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Citizenship denied to refugees from Pakistan - The Times of India

Dwarika Prasad Sharma ()
10 September 1997

Title: Citizenship denied to refugees from Pakistan
Author: Dwarika Prasad Sharma
Publication: The Times of India
Date: September 10, 1997

"After ten years of residentship in the U.S., U.K. and elsewhere, you can
get citizenship but in Jammu and Kashmir, you can be denied it forever,"
says Hardit Singh Panchhi, chief of the Sharanarthi action committee.

Though Mr Panchhi represents refugees in the state who had fled that part
of it which was occupied by Pakistani "tribal raiders", and who enjoy full
citizenship rights, he was referring to the post-partition refugees to the
state from Pakistan whose families continue to be denied citizenship rights
even at the end of 50 years.

Successive National Conference governments, quoting the citizenship clauses
in the state constitution, have argued that this curb on citizenship
ensures protection of the rights of the state's "permanent residents".
They have argued that the state's citizenship law is protected by a
corresponding provision in the Union constitution.

Though the refugees from Pakistan are known to politically lean towards the
Congress or the BJP (in the assembly election last year, a considerable
number even voted for the BSP), the Congress government in the state
(1965-76) did little to amend the law, though during that period the party
was in the saddle at the Centre as well.

During last year's assembly election, it was a poll issue in the Jammu
region, with even NC chief Farooq Abdullah promising to do something in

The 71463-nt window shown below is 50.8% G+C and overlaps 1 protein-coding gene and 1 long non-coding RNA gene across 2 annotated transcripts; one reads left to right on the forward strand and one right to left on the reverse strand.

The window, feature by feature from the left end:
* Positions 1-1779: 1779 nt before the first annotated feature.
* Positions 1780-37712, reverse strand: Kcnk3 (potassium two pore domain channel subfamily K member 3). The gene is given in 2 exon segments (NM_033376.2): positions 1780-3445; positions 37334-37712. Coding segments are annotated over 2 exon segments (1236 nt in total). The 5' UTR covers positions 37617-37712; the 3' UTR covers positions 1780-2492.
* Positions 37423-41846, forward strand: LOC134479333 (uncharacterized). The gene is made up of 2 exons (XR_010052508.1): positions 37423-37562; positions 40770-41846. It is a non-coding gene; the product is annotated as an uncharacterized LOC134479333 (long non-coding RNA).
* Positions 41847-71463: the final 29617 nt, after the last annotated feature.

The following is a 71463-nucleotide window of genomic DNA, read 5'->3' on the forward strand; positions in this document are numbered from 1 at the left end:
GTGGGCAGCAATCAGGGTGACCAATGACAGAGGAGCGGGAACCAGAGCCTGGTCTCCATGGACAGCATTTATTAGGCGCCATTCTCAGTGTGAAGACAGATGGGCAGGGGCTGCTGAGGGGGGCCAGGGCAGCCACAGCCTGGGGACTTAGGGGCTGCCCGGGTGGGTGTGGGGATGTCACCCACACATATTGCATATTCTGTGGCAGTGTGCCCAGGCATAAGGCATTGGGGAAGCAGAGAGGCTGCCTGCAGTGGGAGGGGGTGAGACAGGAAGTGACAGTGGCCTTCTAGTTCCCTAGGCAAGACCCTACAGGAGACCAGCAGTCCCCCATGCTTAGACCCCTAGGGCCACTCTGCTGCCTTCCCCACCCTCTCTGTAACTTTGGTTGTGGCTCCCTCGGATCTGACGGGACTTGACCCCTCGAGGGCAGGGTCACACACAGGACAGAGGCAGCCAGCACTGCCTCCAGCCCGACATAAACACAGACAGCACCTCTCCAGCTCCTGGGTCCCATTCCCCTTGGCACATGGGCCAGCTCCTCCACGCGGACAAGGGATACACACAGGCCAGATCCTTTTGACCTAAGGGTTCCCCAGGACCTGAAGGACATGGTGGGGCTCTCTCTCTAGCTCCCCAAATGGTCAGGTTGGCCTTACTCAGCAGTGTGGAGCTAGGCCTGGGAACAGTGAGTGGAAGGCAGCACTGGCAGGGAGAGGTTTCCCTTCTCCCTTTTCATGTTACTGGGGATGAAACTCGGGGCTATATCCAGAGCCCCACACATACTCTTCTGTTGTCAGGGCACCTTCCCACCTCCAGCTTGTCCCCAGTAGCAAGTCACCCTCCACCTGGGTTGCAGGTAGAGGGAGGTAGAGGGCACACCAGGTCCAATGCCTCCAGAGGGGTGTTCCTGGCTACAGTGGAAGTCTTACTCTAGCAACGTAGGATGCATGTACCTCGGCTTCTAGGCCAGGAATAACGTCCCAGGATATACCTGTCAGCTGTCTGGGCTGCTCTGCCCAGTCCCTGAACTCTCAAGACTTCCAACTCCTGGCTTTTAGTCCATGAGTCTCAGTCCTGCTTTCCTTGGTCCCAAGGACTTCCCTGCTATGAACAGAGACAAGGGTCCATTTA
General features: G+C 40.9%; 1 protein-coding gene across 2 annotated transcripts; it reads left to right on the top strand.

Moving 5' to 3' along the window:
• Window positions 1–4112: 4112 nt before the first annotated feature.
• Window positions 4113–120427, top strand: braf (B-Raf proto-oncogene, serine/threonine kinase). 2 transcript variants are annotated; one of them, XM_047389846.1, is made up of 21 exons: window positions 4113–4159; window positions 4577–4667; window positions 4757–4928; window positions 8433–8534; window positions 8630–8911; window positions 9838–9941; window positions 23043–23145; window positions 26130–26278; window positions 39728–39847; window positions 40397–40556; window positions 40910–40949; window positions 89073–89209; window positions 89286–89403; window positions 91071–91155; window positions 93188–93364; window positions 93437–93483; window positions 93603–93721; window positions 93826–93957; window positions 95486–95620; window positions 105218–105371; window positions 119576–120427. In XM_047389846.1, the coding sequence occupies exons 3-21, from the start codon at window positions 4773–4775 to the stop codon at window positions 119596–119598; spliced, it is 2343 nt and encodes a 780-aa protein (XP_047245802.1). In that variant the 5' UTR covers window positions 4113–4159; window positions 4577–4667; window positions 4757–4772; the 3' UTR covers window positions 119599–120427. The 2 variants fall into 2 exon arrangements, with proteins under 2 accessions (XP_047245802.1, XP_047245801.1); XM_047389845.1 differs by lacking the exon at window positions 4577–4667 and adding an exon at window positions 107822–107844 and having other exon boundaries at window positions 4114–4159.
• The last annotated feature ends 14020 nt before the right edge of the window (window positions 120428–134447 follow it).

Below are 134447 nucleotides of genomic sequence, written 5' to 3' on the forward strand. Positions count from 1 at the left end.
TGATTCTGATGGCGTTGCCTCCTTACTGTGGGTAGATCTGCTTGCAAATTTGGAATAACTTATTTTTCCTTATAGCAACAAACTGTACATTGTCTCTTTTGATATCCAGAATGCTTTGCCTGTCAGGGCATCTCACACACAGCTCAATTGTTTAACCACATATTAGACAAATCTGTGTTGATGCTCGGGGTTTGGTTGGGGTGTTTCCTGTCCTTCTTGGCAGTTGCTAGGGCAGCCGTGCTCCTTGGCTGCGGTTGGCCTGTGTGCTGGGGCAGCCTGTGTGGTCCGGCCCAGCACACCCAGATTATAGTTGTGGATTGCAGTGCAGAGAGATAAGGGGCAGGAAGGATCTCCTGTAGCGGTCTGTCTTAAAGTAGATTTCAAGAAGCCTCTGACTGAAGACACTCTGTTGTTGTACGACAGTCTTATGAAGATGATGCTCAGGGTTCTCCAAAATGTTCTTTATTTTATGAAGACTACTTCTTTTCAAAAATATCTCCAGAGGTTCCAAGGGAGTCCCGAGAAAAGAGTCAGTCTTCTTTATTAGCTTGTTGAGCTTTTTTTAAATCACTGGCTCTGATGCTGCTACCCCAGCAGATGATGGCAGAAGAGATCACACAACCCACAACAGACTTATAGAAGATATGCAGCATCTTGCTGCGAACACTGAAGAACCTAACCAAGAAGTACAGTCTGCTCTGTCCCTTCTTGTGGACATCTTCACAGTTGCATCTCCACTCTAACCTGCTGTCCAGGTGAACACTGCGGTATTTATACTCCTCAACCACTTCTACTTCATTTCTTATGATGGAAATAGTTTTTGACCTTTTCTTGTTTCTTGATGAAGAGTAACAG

this regard. Last year also saw the enactment of what the refugees and
some legal experts have called a "legal contradiction" - the refugees did
not have the voting right for the assembly while, earlier in the year, they
had voted in the Lok Sabha polls.

Apart from having no vote for the assembly, they cannot in particular
acquire immovable property in the state, get a government job, or enjoy the
right to a (state) government scholarship or other aid.

Though no definite figure is available of their number, it is said to be
between 1.5 lakh and two lakh. These refugees are settled in the Jammu

The citizenship issue has been brought into focus yet again as the state,
with the rest of the country is celebrating the golden jubilee of
Independence. The BJP unsuccessfully moved a bill in the monsoon session
of the state assembly seeking amendment of the citizenship law in order to
accommodate the refugee families resident in the state for 50 years and more.

The state's constitution, adopted by its constituent assembly late in 1956,
defines "permanent residents" (entitled to being called state subjects) as
- every person who is, or is deemed to be, a citizen of India under the
provisions of the constitution of India shall be a permanent resident of
the state if, on the 14th day of May 1954 - (a) he is a state subject of
Class I or Class II, or (b) having lawfully acquired immovable property in
the state, he has been ordinarily resident in the state for not less than
ten years prior to that date.

The 1947 refugees from Pakistan thus missed the bus by a margin of three
years, though the framers of the state constitution had plenty of time to
ponder their case.

The official position at that time, reiterated by Sheikh Mohammed Abdullah
during his second innings as head of the state government, and not
contradicted since, was that their rehabilitation was a Central subject and
responsibility, as in the case of refugees from Burma, other refugees from
Pakistan and those from Bangladesh.

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